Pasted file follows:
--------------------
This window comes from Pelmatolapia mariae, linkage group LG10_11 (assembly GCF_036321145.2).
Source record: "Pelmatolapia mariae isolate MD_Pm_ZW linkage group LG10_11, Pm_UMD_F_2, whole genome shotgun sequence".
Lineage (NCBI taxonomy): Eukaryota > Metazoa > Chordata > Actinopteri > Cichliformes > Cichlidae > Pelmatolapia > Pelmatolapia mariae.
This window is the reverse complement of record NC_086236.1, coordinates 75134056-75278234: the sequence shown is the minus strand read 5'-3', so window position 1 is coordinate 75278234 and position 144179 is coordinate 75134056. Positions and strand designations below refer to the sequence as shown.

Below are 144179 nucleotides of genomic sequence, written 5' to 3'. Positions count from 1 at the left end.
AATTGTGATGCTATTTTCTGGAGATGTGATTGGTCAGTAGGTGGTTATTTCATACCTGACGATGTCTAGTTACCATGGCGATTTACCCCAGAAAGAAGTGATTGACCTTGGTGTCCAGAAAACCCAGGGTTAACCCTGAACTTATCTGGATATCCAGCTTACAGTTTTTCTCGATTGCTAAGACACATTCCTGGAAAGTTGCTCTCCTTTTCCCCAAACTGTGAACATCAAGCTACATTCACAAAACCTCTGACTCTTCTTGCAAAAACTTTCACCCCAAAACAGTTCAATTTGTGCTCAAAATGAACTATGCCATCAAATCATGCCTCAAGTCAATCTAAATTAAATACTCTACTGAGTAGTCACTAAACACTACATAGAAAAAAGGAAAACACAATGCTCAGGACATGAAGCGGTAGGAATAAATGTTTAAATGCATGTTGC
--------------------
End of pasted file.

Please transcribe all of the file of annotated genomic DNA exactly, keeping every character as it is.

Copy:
This window comes from Pelmatolapia mariae, linkage group LG10_11 (assembly GCF_036321145.2).
Source record: "Pelmatolapia mariae isolate MD_Pm_ZW linkage group LG10_11, Pm_UMD_F_2, whole genome shotgun sequence".
Lineage (NCBI taxonomy): Eukaryota > Metazoa > Chordata > Actinopteri > Cichliformes > Cichlidae > Pelmatolapia > Pelmatolapia mariae.
This window is the reverse complement of record NC_086236.1, coordinates 75134056-75278234: the sequence shown is the minus strand read 5'-3', so window position 1 is coordinate 75278234 and position 144179 is coordinate 75134056. Positions and strand designations below refer to the sequence as shown.

Below are 144179 nucleotides of genomic sequence, written 5' to 3'. Positions count from 1 at the left end.
AATTGTGATGCTATTTTCTGGAGATGTGATTGGTCAGTAGGTGGTTATTTCATACCTGACGATGTCTAGTTACCATGGCGATTTACCCCAGAAAGAAGTGATTGACCTTGGTGTCCAGAAAACCCAGGGTTAACCCTGAACTTATCTGGATATCCAGCTTACAGTTTTTCTCGATTGCTAAGACACATTCCTGGAAAGTTGCTCTCCTTTTCCCCAAACTGTGAACATCAAGCTACATTCACAAAACCTCTGACTCTTCTTGCAAAAACTTTCACCCCAAAACAGTTCAATTTGTGCTCAAAATGAACTATGCCATCAAATCATGCCTCAAGTCAATCTAAATTAAATACTCTACTGAGTAGTCACTAAACACTACATAGAAAAAAGGAAAACACAATGCTCAGGACATGAAGCGGTAGGAATAAATGTTTAAATGCATGTTGC